Sarah went for raspberry and white chocolate Callebaut cheesecake (£7.95).  A generous portion saw the traditional biscuit base replaced with a light sponge, with amaretti biscuits served on the side.  The flavours of the cheesecake were pleasant, with the raspberries balancing out the creaminess of the middle section.  The macerated berries were fresh and juicy, but the dish lacked a little texture because the amaretti biscuits came soft, as described in the menu. 

So hits and misses with this meal.  For me, you’re paying slightly more for being in the heart of Edinburgh’s tourist area and this meant the meal lacked value for money at points. Nevertheless, there was some solid cooking in a chilled atmosphere, and it was certainly worth noting that the service was exemplary all night.  A couple of menu tweaks couldn’t hurt but overall, we left satisfied.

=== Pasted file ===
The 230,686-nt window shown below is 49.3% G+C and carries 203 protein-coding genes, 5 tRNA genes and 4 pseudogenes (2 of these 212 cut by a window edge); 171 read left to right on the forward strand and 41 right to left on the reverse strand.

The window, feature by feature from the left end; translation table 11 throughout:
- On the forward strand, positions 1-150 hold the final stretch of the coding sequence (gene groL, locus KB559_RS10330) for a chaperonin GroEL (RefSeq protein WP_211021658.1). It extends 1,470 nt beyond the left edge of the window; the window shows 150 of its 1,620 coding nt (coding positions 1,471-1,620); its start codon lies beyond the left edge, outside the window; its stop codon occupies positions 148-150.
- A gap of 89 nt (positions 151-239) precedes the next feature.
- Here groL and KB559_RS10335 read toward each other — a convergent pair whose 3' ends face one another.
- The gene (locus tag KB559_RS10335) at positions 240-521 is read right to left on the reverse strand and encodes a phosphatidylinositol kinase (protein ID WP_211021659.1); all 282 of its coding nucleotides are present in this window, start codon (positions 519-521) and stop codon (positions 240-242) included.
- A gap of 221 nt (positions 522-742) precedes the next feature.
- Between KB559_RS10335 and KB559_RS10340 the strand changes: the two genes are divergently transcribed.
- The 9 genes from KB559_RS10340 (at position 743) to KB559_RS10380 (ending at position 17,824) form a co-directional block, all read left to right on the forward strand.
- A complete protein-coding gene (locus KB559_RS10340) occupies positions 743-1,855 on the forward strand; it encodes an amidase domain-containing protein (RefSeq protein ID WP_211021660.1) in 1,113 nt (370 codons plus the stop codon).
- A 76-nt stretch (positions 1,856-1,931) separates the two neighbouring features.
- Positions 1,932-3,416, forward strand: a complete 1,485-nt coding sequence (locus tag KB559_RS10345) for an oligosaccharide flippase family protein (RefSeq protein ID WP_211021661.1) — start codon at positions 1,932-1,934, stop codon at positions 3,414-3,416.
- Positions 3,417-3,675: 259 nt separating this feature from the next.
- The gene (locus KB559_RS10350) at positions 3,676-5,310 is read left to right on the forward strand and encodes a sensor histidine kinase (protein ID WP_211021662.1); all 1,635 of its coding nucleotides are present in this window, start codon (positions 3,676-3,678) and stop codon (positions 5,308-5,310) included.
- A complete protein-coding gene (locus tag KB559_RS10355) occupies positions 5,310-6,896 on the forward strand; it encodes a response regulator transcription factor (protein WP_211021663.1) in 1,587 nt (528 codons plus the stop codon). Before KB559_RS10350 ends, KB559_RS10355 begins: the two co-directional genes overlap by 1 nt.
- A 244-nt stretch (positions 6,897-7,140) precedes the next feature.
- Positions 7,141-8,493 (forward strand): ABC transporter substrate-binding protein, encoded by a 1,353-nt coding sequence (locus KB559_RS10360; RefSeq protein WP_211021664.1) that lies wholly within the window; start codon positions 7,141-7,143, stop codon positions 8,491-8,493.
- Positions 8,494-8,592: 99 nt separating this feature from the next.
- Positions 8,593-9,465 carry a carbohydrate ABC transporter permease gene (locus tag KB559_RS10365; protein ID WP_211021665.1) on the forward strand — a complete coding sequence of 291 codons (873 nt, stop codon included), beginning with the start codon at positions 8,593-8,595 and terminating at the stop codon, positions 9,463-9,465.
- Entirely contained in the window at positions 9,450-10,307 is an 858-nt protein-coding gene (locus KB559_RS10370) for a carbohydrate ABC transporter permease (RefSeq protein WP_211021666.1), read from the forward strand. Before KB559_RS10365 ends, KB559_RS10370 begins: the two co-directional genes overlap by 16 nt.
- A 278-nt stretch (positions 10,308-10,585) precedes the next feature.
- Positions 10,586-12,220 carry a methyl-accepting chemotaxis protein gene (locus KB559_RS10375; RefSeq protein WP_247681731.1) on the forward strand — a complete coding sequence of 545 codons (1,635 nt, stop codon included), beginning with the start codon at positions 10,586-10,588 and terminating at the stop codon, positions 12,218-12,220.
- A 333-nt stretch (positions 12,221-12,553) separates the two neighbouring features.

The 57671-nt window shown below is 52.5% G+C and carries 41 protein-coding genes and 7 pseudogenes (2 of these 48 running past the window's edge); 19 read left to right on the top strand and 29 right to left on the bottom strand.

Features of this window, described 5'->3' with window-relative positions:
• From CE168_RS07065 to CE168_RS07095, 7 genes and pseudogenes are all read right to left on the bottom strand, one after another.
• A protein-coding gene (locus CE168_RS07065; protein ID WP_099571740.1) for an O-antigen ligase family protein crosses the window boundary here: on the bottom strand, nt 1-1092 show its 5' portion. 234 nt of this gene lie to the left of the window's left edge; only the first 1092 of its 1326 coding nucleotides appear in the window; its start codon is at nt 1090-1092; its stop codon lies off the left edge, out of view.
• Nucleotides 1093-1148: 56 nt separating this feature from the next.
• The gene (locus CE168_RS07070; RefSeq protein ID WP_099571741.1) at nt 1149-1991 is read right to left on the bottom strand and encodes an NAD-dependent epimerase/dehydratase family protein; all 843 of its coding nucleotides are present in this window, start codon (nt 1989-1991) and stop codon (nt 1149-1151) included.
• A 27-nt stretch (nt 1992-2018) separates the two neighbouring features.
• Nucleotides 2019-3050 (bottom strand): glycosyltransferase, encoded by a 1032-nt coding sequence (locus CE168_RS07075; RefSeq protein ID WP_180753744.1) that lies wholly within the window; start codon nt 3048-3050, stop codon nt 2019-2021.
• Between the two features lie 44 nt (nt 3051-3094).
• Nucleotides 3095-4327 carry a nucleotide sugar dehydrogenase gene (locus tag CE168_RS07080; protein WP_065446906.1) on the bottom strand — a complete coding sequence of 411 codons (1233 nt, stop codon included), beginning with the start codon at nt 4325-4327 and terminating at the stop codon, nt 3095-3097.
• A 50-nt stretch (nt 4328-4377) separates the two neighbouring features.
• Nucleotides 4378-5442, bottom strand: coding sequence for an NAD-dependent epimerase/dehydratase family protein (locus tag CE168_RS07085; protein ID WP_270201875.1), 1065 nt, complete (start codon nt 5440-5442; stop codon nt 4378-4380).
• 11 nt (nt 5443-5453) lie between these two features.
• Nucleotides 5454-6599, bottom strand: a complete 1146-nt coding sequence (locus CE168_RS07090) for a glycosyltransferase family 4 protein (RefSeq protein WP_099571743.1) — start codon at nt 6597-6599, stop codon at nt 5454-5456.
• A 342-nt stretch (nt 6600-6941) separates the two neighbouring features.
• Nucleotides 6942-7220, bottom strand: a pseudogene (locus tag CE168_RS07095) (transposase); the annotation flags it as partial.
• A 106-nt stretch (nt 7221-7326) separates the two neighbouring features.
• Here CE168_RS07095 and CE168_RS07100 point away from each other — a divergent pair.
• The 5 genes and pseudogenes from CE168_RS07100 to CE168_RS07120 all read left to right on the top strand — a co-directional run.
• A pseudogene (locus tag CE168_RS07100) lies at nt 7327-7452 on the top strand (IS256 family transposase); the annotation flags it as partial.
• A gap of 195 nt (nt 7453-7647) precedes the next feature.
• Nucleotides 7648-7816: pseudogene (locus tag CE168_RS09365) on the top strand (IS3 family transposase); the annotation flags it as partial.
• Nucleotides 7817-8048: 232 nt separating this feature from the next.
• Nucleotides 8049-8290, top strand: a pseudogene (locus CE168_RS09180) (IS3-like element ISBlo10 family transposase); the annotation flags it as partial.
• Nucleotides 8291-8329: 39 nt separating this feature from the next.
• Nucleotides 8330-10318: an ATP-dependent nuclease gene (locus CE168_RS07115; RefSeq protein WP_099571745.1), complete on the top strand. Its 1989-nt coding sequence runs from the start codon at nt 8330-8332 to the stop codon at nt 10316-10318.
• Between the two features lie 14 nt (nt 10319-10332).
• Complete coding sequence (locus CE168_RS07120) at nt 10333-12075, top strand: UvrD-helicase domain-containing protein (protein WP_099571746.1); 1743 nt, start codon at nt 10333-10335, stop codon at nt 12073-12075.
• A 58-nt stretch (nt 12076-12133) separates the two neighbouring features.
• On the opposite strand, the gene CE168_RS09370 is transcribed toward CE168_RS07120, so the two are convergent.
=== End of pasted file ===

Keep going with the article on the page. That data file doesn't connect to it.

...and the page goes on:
Itchycoo.Edinburgh@radissonblu.com
0131 473 6517

Open: Mon-Fri 0900 - 0100
          Sat-Sun  1000- 0100




Itchycoo Bar and Kitchen on Urbanspoon

14 May 2014

Review: Clerk's Bar, Edinburgh.

LAST WEEK I was invited to the launch of Clerk's Bar on South Clerk Street.  This new bar is the latest addition to the Maclay Inns group, who have overseen a £400,000 refurbishment of this former Chinese restaurant.  With their new 'fresh food, cooked slow' philosophy and range of craft beers, I went along to see how it measured up.

I had made the decision to review more pubs and step away (slightly) from my normal fine dining background.  This was also a great chance to mingle with some of the other great bloggers we have in Edinburgh.  Anyway... we were ushered down to the basement bar where we were warmly greeted with a goodie bag and a drink (mine a Caesar Augustus and Sarah's a prosecco), as well as a promise that 'food would be here soon'.